INTRODUCTION: Low circulating levels of placenta growth factor (PlGF) is strongly associated with the onset of preeclampsia, a maternal hypertensive disorder characterized by high blood pressure and proteinuria after 20 weeks of gestation. Although, PlGF-deficient mice are born healthy and fertile at a Mendelian ratio, the physiological importance of PlGF in the pathogenesis of preeclampsia is unclear. We hypothesised that decreased levels of PlGF in pregnancy exacerbates the fetal growth restriction associated with preeclampsia in the presence of high sFlt-1.
METHODS: Pregnant PlGF-/- mice were injected with adenovirus encoding sFlt-1 (Ad-sFlt-1) at high (i) 1.5x109 pfu/ml and low (ii) 0.5x109 pfu/ml doses. Mean arterial blood pressure (MBP), biochemical and histological assessments of maternal kidney, placenta and embryos were performed.
RESULTS: Ad-sFlt-1 significantly increased MBP and induced severe glomerular endotheliosis in PlGF-/- mice at E10.5 gestation compared to wild-type animals. High sFlt-1 also significantly elevated albumincreatinine ratio and increased levels of urinary kidney injury molecule-1, a marker for proximal tubule injury.At a high dose of sFlt-1, there was complete fetal resorption in the pregnant PlGF-/- mice, and even the lower dose of sFlt-1 induced severe fetal resorption and abnormal placental vascularization. Hydrogen sulphide-releasing agent, GYY4137, significantly reduced resorption, hypertension and proteinuria in Ad-sFlt-1 treated pregnant PlGF-/- mice. To determine if placental PlGF is critical for preventing fetal growth restriction associated with preeclampsia, we generated haploinsufficient PlGF+/- placentas and embryos were generated in wild-time dams and exposed to high sFlt-1 environment. This resulted in reduced fetal resorption, gestational hypertension and proteinuria when compared to pregnant PlGF-/- mice.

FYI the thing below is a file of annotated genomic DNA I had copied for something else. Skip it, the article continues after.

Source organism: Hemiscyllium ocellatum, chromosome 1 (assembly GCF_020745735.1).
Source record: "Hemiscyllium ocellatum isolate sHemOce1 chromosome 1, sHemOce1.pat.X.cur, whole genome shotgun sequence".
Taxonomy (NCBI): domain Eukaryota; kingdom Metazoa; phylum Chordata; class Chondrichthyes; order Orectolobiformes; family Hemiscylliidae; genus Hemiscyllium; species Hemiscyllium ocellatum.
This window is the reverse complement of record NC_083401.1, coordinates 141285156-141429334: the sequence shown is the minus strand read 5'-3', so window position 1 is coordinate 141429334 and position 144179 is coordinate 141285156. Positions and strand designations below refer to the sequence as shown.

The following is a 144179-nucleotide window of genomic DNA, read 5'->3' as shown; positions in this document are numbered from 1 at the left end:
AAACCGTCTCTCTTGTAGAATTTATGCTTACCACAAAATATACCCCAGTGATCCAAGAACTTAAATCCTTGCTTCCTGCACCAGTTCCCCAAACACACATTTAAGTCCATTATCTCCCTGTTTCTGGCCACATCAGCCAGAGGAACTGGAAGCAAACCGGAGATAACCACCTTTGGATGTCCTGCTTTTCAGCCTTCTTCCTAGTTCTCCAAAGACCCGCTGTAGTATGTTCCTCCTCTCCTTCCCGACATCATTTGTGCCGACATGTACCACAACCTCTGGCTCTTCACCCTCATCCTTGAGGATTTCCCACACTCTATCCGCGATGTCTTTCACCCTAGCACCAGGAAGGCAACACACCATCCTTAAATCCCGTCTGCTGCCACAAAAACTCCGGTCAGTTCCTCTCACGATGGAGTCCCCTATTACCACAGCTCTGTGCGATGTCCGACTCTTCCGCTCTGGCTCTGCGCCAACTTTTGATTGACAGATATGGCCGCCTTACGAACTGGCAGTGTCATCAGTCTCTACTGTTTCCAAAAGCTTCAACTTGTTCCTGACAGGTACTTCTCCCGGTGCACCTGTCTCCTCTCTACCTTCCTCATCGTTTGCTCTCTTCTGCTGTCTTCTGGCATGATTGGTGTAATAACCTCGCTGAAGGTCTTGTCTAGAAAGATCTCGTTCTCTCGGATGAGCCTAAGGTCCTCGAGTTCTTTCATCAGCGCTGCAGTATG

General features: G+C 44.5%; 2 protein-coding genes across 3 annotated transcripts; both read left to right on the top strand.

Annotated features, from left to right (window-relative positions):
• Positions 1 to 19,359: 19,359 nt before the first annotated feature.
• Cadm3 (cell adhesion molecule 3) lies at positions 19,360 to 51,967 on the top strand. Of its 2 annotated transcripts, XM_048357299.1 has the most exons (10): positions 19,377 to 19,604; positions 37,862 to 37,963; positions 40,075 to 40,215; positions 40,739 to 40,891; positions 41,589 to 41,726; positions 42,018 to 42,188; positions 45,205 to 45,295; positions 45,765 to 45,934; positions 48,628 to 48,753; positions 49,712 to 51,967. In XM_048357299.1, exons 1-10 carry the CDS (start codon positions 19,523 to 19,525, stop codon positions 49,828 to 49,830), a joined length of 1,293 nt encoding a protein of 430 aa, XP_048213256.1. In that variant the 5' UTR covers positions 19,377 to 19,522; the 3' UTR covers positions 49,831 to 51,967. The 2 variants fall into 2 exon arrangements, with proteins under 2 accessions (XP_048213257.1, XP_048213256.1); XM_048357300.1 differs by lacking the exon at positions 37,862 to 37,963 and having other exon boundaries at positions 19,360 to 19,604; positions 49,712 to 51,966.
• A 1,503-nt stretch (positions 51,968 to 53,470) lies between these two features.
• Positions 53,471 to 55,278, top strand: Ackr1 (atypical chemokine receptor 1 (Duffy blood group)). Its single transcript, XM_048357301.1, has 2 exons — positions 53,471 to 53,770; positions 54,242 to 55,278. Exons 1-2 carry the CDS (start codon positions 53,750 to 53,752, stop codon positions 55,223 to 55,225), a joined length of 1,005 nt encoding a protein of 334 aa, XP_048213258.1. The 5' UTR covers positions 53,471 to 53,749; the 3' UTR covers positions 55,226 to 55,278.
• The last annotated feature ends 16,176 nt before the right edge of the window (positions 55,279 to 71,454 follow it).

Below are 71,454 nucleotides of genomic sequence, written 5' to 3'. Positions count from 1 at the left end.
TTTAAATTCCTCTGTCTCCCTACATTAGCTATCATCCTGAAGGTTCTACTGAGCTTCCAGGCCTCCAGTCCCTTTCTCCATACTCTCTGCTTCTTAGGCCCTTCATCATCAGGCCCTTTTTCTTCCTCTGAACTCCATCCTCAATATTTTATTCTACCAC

CONCLUSIONS: Placental PlGF is a critical protective factor against the damaging effects of high sFlt-1 in preeclampsia and the hydrogen sulphide pathway may rescue preeclampsia phenotypes.
|Number of pages||1|
|Publication status||Published - 13 Mar 2015|